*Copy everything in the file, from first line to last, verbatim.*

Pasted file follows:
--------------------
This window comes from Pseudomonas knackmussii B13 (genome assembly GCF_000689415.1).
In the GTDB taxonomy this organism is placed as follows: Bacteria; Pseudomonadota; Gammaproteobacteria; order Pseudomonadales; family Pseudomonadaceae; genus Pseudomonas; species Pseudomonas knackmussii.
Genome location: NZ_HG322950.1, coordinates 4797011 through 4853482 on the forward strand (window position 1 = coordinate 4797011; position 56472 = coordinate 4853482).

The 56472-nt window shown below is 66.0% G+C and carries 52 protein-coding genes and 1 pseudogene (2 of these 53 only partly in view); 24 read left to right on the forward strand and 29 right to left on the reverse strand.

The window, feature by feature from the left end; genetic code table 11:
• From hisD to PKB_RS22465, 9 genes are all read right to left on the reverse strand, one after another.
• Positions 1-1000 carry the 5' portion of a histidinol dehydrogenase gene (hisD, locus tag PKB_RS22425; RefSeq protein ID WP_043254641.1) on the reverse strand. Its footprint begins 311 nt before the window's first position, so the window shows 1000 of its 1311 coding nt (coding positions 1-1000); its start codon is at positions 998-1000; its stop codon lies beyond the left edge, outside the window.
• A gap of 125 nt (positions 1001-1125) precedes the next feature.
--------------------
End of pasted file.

This window comes from Pseudomonas knackmussii B13 (genome assembly GCF_000689415.1).
In the GTDB taxonomy this organism is placed as follows: Bacteria; Pseudomonadota; Gammaproteobacteria; order Pseudomonadales; family Pseudomonadaceae; genus Pseudomonas; species Pseudomonas knackmussii.
Genome location: NZ_HG322950.1, coordinates 4797011 through 4853482 on the forward strand (window position 1 = coordinate 4797011; position 56472 = coordinate 4853482).

The 56472-nt window shown below is 66.0% G+C and carries 52 protein-coding genes and 1 pseudogene (2 of these 53 only partly in view); 24 read left to right on the forward strand and 29 right to left on the reverse strand.

The window, feature by feature from the left end; genetic code table 11:
• From hisD to PKB_RS22465, 9 genes are all read right to left on the reverse strand, one after another.
• Positions 1-1000 carry the 5' portion of a histidinol dehydrogenase gene (hisD, locus tag PKB_RS22425; RefSeq protein ID WP_043254641.1) on the reverse strand. Its footprint begins 311 nt before the window's first position, so the window shows 1000 of its 1311 coding nt (coding positions 1-1000); its start codon is at positions 998-1000; its stop codon lies beyond the left edge, outside the window.
• A gap of 125 nt (positions 1001-1125) precedes the next feature.